Huntington's disease (HD) is characterised by progressive symptoms including cognitive deficits and sleep/wake disturbances reflected in an abnormal electroencephalography (EEG). Modafinil, a wake-promoting and cognitive-enhancing drug, has been considered as a treatment for HD. We used HD (R6/2) mice to investigate the potential for using modafinil to treat sleep-wake disturbance in HD. R6/2 mice show sleep-wake and EEG changes similar to those seen in HD patients, with increased rapid eye movement sleep (REMS), decreased wakefulness/increased non-REMS (NREMS), and pathological changes in EEG spectra, particularly an increase in gamma power. We recorded EEG from R6/2 and wild-type mice treated with modafinil acutely (with single doses between 25 and 100 mg/kg; at 12 and 16 weeks of age), or chronically (64 mg/kg modafinil/day from 6 to 15 weeks). Acutely, modafinil increased wakefulness in R6/2 mice and restored NREMS to wild-type levels at 12 weeks. It also suppressed the pathologically increased REMS. This was accompanied by decreased delta power, increased peak frequency of theta, and increased gamma power. At 16 weeks, acute modafinil also restored wakefulness and NREMS to wild-type levels. However, whilst REMS decreased, it did not return to normal levels. By contrast, in the chronic treatment group, modafinil-induced wakefulness was maintained at 15 weeks (after 9 weeks of treatment). Interestingly, chronic modafinil also caused widespread suppression of power across the EEG spectra, including a reduction in gamma that increases pathologically in R6/2 mice. The complex EEG effects of modafinil in R6/2 mice should provide a baseline for further studies to investigate the translatability of these result to clinical practice.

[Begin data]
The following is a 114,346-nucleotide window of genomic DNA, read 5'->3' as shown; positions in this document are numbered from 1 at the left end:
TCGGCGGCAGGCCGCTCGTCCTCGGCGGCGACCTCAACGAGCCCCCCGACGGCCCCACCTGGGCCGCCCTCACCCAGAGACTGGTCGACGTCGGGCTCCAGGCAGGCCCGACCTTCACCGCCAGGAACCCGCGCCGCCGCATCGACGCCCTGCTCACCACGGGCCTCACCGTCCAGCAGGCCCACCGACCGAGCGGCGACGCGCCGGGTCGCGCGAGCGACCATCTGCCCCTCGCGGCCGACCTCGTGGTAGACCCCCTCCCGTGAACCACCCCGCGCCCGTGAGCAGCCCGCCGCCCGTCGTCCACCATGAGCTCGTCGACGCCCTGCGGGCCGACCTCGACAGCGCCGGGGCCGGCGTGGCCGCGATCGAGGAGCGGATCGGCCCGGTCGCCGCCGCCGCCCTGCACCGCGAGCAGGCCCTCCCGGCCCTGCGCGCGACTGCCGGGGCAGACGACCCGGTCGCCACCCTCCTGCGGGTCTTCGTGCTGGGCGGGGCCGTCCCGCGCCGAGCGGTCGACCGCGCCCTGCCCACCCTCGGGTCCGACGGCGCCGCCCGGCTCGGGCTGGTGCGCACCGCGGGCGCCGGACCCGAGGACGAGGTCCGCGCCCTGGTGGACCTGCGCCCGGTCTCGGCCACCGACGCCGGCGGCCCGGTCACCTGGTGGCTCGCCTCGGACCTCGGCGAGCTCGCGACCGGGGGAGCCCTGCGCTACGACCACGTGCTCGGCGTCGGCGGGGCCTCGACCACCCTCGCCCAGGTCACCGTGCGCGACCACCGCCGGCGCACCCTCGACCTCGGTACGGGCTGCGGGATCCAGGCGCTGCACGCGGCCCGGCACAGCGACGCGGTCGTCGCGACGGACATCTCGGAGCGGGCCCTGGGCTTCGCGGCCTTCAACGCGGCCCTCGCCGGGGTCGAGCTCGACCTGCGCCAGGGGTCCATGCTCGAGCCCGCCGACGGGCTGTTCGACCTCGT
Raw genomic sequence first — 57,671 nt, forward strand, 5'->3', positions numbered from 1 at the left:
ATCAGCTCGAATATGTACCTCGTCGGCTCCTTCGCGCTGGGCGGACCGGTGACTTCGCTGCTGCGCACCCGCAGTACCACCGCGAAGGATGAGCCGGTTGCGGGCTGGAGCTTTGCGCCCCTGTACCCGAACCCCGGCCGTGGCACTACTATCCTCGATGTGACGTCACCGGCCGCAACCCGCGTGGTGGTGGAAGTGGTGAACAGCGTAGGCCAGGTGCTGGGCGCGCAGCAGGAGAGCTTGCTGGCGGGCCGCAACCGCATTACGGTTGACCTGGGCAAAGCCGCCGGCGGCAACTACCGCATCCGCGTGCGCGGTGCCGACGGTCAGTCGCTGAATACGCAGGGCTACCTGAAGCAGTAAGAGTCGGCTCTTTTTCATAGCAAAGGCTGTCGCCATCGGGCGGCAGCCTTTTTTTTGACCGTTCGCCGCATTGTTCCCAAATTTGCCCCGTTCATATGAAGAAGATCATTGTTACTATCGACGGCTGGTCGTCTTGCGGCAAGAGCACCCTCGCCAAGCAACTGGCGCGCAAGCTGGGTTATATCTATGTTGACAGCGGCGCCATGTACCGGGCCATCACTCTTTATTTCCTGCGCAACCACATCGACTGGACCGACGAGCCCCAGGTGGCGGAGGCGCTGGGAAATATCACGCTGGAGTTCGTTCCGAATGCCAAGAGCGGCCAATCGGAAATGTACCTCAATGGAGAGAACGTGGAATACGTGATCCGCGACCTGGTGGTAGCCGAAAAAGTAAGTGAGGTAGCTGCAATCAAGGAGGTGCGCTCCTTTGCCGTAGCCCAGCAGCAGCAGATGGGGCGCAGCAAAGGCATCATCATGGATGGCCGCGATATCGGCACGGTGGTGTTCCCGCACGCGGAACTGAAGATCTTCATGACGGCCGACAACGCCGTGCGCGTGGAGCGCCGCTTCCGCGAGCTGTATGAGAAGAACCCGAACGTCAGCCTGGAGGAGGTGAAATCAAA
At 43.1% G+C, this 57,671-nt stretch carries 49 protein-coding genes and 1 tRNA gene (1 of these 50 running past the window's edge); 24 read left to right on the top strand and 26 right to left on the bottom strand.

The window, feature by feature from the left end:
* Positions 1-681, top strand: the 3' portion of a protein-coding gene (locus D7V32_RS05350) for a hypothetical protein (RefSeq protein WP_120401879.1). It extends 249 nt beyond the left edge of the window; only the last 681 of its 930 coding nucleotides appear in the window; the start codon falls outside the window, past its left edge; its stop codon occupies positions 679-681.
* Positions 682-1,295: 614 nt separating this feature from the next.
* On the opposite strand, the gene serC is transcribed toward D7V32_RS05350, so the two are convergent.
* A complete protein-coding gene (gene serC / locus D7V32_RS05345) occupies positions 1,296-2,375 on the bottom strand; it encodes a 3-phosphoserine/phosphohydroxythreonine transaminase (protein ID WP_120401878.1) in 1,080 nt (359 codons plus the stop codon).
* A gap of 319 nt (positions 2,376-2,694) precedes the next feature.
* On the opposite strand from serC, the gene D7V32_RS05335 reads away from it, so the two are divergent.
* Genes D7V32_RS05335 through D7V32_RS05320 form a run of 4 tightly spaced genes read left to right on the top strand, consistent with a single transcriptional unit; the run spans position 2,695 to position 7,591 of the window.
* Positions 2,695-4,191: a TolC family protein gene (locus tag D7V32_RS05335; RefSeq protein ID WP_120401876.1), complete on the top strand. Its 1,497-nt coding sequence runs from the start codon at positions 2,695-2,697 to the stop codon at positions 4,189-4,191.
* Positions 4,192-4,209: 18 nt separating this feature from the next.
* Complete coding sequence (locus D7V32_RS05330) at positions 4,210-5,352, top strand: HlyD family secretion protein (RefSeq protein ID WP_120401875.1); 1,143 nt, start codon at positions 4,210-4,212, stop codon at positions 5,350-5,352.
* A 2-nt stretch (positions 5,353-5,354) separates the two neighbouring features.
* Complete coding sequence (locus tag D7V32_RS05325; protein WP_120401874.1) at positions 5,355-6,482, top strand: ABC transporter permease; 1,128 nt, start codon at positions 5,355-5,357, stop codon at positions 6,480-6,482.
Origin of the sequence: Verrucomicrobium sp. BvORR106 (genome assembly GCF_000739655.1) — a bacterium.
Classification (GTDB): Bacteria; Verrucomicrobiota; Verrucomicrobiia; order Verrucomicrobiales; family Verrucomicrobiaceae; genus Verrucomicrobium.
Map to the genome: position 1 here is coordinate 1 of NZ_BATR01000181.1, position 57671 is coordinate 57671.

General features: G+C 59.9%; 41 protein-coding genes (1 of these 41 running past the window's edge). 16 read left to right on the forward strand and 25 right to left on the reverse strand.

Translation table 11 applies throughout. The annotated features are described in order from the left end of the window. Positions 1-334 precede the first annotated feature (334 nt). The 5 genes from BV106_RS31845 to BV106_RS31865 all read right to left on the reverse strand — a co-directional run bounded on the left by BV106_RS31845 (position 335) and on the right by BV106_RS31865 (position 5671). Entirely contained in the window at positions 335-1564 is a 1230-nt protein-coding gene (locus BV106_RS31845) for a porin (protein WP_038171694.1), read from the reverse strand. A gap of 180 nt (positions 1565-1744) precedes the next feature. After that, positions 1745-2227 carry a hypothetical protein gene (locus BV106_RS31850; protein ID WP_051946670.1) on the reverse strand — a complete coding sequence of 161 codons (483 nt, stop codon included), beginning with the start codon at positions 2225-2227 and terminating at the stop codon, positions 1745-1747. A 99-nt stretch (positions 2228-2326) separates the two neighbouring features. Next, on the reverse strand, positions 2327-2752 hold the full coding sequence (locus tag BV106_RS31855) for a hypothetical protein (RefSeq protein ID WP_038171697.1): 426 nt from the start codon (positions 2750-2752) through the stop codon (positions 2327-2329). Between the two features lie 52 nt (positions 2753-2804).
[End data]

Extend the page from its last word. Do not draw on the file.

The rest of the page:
Keywords: EEG power; Gamma oscillation; cognitive enhancer; delta; rapid eye movement sleep; theta.